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Following Bayes example is taken from here

A math teacher gave her class two tests. 25% of the class passed both tests and 42% of the class passed the first test. What percent of those who passed the first test also passed the second test?

The Bayes formula for this example is:

$P(S|F)$ = $\frac{P(S)*P(F|S)}{P(F)}$

Using the following formula:

$P(S \cap F)$ = $P(S)*P(F|S)$

the above formula can be rewritten to this:

$P(S|F)$ = $\frac{P(S \cap F)}{P(F)}$

after assigning proper numbers this can be computed and this is the result:

$P(S|F)$ = $\frac{0.25}{0.42} = 0.60$

My question is if is possible to compute also $P(S)$ and $P(F|S)$ (as a compounds of $P(S \cap F)$) when $P(S|F)$ is known already?

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  • $\begingroup$ PS: Can I somewhere find the documentation or cheat sheet for stackexchange equation editor? $\endgroup$ Jun 3 '15 at 11:46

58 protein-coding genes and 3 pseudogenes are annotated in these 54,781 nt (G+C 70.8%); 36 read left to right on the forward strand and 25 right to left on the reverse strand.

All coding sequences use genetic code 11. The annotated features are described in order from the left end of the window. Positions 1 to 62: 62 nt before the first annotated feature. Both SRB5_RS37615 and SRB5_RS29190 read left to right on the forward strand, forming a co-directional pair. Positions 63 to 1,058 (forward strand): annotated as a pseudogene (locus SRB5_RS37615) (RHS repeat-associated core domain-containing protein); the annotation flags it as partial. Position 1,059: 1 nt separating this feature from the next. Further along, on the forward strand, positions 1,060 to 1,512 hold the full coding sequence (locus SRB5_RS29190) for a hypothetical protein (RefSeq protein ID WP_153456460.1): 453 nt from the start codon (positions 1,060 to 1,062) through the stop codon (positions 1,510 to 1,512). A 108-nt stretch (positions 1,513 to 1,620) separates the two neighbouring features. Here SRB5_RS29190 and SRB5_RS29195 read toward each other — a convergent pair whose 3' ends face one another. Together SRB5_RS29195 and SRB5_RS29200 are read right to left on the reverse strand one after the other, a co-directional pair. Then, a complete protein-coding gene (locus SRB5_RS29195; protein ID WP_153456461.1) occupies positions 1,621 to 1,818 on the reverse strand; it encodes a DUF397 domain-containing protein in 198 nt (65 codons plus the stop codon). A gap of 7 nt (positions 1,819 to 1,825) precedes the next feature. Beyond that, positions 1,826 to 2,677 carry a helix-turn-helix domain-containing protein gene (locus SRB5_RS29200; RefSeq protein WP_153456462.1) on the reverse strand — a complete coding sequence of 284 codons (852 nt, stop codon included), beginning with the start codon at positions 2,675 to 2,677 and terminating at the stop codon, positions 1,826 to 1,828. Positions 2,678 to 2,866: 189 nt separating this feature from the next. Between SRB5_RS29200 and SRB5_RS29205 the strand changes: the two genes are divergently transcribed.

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    $\begingroup$ Don't know about stats.SE but there is a very useful MathJax basic tutorial and quick reference over on meta.math.SE. $\endgroup$ Jun 3 '15 at 12:58
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If you know only P(S|F) and P(F), you can't definetely compute P(S) and P(F|S). Lets use your example: we have P(S|F)=0.6 and P(F)=0.42. Here we have Solution1: P(S) = 0.5, P(F|S) = 0.5 fits. But Solution2: P(S) = 0.25, P(F|S) = 1 fits as well. So the only thing you can tell is that P(S∩F) = 0.25 but you can't definetely compute P(S) and P(F|S) from this inputs.

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  • $\begingroup$ Thank you. Is it possible to somehow extend the assignment so the P(S) and P(F|S) will be computable? $\endgroup$ Jun 3 '15 at 11:45
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    $\begingroup$ Yes, now you have 2 variables only one equation for it. To solve variables, you have to add another equation. For example, this could be done by determining P(S U F). Given P(S U F) = 0.67 you can solve for P(S) = P(S U F) - P(S) - P(S∩F) = 0.5. Then you have P(F|S) = P(S∩F)/P(S) = 0.5. $\endgroup$
    – hvedrung
    Jun 3 '15 at 13:34

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